Well, we never thought it would be easy, now did we? How many of us haven't longed at one time or another, even just briefly, how blissful it was to be among the sheeple, unaware and going about your busy little life, totally unconcerned about the many horrors of the world. Back when we thought we couldn't do anything about it anyway, so why worry?

Of course, that's impossible now. You can't just unlearn something. And for those of us who have awoken to just how important this fight for our world is, as tired as we may get, as discouraged and disappointed as we may feel after all of this, we can't exactly just give up, now can we?

How do you look your child or grandchild in the eye, shrug your shoulders, and say, "Well, I tried, but it was too hard. Sorry." Nope. Most of us can't even conceive of doing that, as tempting as it may be at times when you feel yourself wondering why in the hell you keep fighting against such odds.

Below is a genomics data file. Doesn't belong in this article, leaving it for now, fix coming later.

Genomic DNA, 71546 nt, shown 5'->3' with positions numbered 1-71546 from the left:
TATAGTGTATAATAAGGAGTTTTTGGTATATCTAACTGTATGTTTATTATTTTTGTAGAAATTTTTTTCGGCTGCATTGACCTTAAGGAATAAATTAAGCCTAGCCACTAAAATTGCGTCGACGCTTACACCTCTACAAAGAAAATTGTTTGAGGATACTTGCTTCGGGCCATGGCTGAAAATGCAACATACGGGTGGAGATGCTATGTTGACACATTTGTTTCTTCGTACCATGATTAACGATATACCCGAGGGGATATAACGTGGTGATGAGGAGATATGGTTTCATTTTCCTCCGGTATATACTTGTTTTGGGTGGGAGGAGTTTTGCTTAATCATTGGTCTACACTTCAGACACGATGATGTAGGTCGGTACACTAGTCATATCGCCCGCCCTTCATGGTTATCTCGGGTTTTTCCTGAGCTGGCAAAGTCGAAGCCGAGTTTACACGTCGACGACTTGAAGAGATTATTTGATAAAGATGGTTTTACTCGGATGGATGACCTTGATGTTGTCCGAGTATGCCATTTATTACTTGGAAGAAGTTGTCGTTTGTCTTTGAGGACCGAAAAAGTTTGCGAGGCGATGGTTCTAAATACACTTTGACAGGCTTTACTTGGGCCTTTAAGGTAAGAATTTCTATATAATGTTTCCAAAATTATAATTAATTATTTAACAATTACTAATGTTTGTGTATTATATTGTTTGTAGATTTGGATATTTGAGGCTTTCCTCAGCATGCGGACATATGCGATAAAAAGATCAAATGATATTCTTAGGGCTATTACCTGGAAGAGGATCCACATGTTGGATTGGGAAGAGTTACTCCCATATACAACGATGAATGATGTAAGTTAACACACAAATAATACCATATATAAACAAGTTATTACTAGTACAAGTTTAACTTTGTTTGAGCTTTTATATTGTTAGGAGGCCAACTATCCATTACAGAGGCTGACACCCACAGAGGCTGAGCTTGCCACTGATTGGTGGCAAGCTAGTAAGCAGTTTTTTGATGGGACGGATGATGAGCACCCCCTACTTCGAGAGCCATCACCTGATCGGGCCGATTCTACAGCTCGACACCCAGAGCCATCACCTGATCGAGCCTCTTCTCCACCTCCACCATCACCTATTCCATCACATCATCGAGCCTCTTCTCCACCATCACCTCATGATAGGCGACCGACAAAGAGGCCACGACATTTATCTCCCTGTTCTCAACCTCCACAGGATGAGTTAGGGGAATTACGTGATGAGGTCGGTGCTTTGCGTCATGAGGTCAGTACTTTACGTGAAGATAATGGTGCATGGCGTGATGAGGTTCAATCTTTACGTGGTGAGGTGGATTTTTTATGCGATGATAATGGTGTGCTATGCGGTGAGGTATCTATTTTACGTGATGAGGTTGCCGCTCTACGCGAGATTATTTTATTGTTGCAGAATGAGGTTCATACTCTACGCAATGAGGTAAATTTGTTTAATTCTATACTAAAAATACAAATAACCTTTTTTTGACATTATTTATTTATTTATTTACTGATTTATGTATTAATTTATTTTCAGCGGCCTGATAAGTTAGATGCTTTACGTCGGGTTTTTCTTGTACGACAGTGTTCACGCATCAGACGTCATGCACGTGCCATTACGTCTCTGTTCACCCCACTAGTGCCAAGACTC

The stakes are just too important.

And, you know, all may not be lost anyway. Have any of you been reading about the huge amount of voter irregularities in this election? Areas with vast majorities of registered Democratic voters showing Bush winning in a landslide. More votes cast than registered voters in some places! The tallies not matching what the exit polls say? I mean, when you ask people as they walk out of the door who they voted for and the results show something so completely different, you know there is a problem. There are others, but those are the biggies.

And, what makes it so very disturbing is that in each one of these cases, it not only benefited Bush, but also only appears to have only occurred where those optical scanners were used and where there is no paper trail. Equipment manufactured by someone who publicly declared that he would do whatever it takes to put Bush back in the White House!

I have been keeping up with what has been discussed on the various political blogs about this, especially Glen Reynolds and Keith Olbermann. Bloggers are certainly working their way into becoming a force to be reckoned with. However, I have to agree that if a blogger is writing something as fact, especially something uncovered through investigation and that is likely to be extremely controversial, maybe even criminal, they definitely need to back up these writings with referenced facts. Preferably using a source that most people would consider to be credible and without any bias at all. Even better when you can use your "enemy's" own facts and documents against them on top of that (as I often do, he he).